Tuesday, 15 January 2013

Deadwood and Keel Fillers

Since fitting the centre board, I have dry fitted and fastened with bronze screws the keel filler and outer stem.  Also managed to glue up the dead woods  - made out of Doug Fir.

The outer stem needed modification.  I had made it some time ago in conjunction with the inner stem - both laminated over molds.  However, in an effort to afford some wiggle room, I did not shave down the inner stem to its final proportion, such that when I attached the planks, the bow is slightly wider than specified, resulting in the outer stem being too narrow.  So I simply laminated another wider strip to the inside of the inner stem.  Blessed with a very understanding wife, it sits here in next to the dining table out of the cold nights in the shed!  Once set, the inner stem lined up better with the prow and now is dry fitted to the boat.

Next onto the keel filler.  This was a part which I had made by re-sawing a 1" sapele board and laminating it onto the curve of the keelson.  I needed to cut out a slot to accomadate the centre board.  It now sits also on the boat, fastened with bronze screws.

I made a template of the deadwood from the full size plan and spilled it to the keel where it meets with the keel filler.   The plans call for 6 pieces of 7" and 6" wide 8/4 boards planed down to 1 3/4".   However one of the specified lengths is 26" which according to my template is around 2" short to fit the plan, so I will have to add in a small piece when the main boards are glued up.  It is currently sitting under an electric blanket in the shed, as the nights are becoming very cold.  I did get approval to glue it up inside the warmth of the house, but glad I didn't as it is quite a messy job!

Next day I was able to rough cut out the deadwood to shape on the band saw.

Using a flush trim router bit to take the pattern from inside the centre board trunk.  A very satisfying process which produces a seamless joint.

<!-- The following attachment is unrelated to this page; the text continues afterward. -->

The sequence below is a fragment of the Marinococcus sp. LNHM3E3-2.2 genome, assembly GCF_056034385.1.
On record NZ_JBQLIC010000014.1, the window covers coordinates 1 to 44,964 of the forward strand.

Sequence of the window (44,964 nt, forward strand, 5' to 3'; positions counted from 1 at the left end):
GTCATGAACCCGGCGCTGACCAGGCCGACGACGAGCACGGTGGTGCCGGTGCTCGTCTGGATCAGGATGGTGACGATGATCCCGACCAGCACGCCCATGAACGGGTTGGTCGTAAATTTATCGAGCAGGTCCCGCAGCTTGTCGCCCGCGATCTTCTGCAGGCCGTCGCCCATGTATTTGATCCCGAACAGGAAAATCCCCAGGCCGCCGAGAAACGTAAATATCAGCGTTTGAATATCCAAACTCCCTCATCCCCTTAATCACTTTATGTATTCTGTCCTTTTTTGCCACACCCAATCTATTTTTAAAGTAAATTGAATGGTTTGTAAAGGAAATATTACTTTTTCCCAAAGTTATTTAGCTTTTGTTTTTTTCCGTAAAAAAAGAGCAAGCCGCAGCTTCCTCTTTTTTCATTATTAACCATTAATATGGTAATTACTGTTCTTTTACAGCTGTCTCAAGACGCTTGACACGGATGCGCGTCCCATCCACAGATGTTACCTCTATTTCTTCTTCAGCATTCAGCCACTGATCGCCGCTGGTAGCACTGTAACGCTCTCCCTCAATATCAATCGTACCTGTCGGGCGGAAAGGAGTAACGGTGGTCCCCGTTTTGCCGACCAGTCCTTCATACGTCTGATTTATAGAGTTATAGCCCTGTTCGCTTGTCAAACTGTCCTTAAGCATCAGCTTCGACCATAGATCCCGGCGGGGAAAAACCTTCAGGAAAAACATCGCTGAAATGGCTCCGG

I spent a fruitless few hours trying to get my chainsaw fired up today.  Apparently the chainsaw is the tool of choice for cutting lead - and I need to trim off 1" off the top of my keel which I over-poured.  The saw is suffering from fuel starvation - there is a tiny air vent in the petrol tank which is blocked and I had to dismantle virtually the whole saw to get at it.  By the time I got to reassemble the temperature had dropped so much that the tiny tubes running to and from the carb became so stiff, I couldn't reassemble ! so have to leave until a warmer day and my patience is in better shape before final reassembly - probably should find some new tubing and proper clips...but it's so tiny possibly only 3mm internal that I'll have a job sourcing.  Ah yes the joys of boat building!

I really want to clean up the keel before finalizing the shape of the deadwoods and keel filler, so one way or another I need to get my saw working!

1 comment:

  1. Chain Saw for trimming a lead keel. This I want to watch,........................... from a very long distance away................

    Some days all you do is fix your tools.